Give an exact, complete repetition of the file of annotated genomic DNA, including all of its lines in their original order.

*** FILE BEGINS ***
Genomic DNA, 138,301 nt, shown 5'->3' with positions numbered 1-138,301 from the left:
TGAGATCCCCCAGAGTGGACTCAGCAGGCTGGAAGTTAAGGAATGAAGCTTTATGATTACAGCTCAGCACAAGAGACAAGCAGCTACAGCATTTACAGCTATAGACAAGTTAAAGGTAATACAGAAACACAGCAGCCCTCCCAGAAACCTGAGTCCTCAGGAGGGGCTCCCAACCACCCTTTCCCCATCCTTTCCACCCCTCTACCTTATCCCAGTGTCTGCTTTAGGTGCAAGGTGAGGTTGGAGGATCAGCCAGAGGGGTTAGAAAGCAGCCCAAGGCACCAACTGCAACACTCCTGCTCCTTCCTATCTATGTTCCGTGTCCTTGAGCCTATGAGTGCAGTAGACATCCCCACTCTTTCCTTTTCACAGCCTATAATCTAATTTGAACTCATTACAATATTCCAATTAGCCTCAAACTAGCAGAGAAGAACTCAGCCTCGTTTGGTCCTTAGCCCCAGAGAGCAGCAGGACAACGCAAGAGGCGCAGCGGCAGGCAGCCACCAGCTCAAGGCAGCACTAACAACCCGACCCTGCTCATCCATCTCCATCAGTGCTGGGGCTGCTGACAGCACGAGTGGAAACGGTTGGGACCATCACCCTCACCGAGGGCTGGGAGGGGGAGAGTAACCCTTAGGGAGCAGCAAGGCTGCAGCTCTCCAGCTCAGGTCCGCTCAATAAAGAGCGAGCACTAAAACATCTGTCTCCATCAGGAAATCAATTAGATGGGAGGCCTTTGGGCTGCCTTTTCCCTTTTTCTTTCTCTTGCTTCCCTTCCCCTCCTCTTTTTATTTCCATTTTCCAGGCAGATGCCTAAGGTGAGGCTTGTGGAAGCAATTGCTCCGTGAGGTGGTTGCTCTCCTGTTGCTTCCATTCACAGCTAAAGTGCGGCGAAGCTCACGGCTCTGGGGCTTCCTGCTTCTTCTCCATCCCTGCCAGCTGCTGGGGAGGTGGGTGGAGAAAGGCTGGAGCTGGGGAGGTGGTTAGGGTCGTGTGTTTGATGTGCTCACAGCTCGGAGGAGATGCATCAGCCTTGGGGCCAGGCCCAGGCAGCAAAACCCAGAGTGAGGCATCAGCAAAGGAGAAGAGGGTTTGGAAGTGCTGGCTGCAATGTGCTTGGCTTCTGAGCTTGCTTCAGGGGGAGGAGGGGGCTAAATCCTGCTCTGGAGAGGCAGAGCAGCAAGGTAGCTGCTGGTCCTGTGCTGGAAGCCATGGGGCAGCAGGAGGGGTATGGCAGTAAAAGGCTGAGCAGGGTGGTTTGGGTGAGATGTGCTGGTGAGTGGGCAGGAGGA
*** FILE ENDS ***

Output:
Genomic DNA, 138,301 nt, shown 5'->3' with positions numbered 1-138,301 from the left:
TGAGATCCCCCAGAGTGGACTCAGCAGGCTGGAAGTTAAGGAATGAAGCTTTATGATTACAGCTCAGCACAAGAGACAAGCAGCTACAGCATTTACAGCTATAGACAAGTTAAAGGTAATACAGAAACACAGCAGCCCTCCCAGAAACCTGAGTCCTCAGGAGGGGCTCCCAACCACCCTTTCCCCATCCTTTCCACCCCTCTACCTTATCCCAGTGTCTGCTTTAGGTGCAAGGTGAGGTTGGAGGATCAGCCAGAGGGGTTAGAAAGCAGCCCAAGGCACCAACTGCAACACTCCTGCTCCTTCCTATCTATGTTCCGTGTCCTTGAGCCTATGAGTGCAGTAGACATCCCCACTCTTTCCTTTTCACAGCCTATAATCTAATTTGAACTCATTACAATATTCCAATTAGCCTCAAACTAGCAGAGAAGAACTCAGCCTCGTTTGGTCCTTAGCCCCAGAGAGCAGCAGGACAACGCAAGAGGCGCAGCGGCAGGCAGCCACCAGCTCAAGGCAGCACTAACAACCCGACCCTGCTCATCCATCTCCATCAGTGCTGGGGCTGCTGACAGCACGAGTGGAAACGGTTGGGACCATCACCCTCACCGAGGGCTGGGAGGGGGAGAGTAACCCTTAGGGAGCAGCAAGGCTGCAGCTCTCCAGCTCAGGTCCGCTCAATAAAGAGCGAGCACTAAAACATCTGTCTCCATCAGGAAATCAATTAGATGGGAGGCCTTTGGGCTGCCTTTTCCCTTTTTCTTTCTCTTGCTTCCCTTCCCCTCCTCTTTTTATTTCCATTTTCCAGGCAGATGCCTAAGGTGAGGCTTGTGGAAGCAATTGCTCCGTGAGGTGGTTGCTCTCCTGTTGCTTCCATTCACAGCTAAAGTGCGGCGAAGCTCACGGCTCTGGGGCTTCCTGCTTCTTCTCCATCCCTGCCAGCTGCTGGGGAGGTGGGTGGAGAAAGGCTGGAGCTGGGGAGGTGGTTAGGGTCGTGTGTTTGATGTGCTCACAGCTCGGAGGAGATGCATCAGCCTTGGGGCCAGGCCCAGGCAGCAAAACCCAGAGTGAGGCATCAGCAAAGGAGAAGAGGGTTTGGAAGTGCTGGCTGCAATGTGCTTGGCTTCTGAGCTTGCTTCAGGGGGAGGAGGGGGCTAAATCCTGCTCTGGAGAGGCAGAGCAGCAAGGTAGCTGCTGGTCCTGTGCTGGAAGCCATGGGGCAGCAGGAGGGGTATGGCAGTAAAAGGCTGAGCAGGGTGGTTTGGGTGAGATGTGCTGGTGAGTGGGCAGGAGGA